Recently I’ve been going through a few Railscasts. These videos are great: focused only on a single task, and easy to follow. Last night I was going through Railscast #136 - jQuery & Ajax, and I decided as an exercise in Rails I’d try to implement the non-AJAX form rather than copy-pasting it. It looks something like this:
Now for a little background: my previous web development experience has been in ASP.NET (aka “web forms”). This is an attempt to bring a Visual Basic style event driven programming model to the web. It’s great for making quick demo apps, but it’s a leaky abstraction that falls apart quickly when trying to do anything that doesn’t fit their model exactly.
One of the biggest flaws of ASP.NET is the fact that it’s postback model forces you to have only one form per page. After working this way for a few years, I won’t say it became natural (because it most certainly isn’t), but I learned to live with it.
As soon as I saw how the task page was laid out (with multiple submit buttons), I knew I wouldn’t be creating a single form and walking through it looking for changes; rather, one form per task. (n.b. I realize isn’t the best user experience, of course, and that’s what the Railscast is all about. I just wanted to make it work exactly as in the example.)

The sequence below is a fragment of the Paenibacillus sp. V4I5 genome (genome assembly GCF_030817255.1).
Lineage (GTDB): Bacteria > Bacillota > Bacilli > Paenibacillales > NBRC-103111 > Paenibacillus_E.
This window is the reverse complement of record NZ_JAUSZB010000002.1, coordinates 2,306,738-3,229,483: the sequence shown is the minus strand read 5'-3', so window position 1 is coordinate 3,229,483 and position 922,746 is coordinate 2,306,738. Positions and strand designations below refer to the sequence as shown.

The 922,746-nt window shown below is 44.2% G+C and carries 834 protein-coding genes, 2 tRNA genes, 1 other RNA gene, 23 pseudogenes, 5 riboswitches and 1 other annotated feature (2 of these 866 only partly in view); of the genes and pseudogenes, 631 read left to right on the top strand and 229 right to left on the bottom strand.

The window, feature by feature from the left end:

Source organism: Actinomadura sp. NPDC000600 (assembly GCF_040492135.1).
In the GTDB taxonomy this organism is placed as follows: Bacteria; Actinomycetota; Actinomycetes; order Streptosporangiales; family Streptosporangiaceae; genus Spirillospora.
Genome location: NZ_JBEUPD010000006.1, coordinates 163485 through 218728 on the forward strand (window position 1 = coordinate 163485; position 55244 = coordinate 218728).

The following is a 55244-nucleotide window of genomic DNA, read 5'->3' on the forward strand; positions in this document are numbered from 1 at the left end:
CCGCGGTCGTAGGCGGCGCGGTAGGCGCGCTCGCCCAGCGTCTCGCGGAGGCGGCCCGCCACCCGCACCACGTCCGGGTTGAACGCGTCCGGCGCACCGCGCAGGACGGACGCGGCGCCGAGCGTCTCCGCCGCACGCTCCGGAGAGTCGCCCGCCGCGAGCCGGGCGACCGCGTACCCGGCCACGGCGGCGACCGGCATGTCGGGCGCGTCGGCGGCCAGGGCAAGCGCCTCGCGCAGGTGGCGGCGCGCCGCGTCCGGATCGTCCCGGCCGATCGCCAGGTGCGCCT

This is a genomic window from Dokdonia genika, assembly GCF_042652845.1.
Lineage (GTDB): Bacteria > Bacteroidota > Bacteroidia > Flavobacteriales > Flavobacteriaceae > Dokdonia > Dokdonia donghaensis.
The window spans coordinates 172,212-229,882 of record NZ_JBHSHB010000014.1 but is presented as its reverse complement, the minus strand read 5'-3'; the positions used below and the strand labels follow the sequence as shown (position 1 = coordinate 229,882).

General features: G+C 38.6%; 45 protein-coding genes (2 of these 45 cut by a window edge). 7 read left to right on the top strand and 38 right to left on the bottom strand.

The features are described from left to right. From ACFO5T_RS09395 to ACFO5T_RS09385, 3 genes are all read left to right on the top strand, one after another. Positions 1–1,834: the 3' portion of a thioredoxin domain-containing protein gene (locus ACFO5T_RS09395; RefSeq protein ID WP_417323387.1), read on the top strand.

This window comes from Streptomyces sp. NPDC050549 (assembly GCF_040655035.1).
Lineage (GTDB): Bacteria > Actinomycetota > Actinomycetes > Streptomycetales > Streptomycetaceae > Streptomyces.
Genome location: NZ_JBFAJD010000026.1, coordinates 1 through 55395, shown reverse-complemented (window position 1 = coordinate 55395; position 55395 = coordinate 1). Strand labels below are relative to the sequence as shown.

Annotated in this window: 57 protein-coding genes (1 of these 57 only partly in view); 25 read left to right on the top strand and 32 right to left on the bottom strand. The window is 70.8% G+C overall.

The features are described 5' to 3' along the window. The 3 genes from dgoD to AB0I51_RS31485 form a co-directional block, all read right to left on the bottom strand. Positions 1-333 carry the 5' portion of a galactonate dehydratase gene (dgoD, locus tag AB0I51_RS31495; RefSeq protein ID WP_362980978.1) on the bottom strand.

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This works just fine in terms of submitting the form. Each checkbox/update button pair gets it’s own form. However, there’s something wrong: the
<label> tag is broken. Clicking on any label always checks the first box!
Looking into the rendered HTML, I see this:
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There’s definitely an issue with this. You can’t have multiple HTML elements with the same ID.
The solution is to add a
namespace to the
Now the rendered HTML looks like this:
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Much better! Every ID on the page is unique and the
<label> tags work as expected.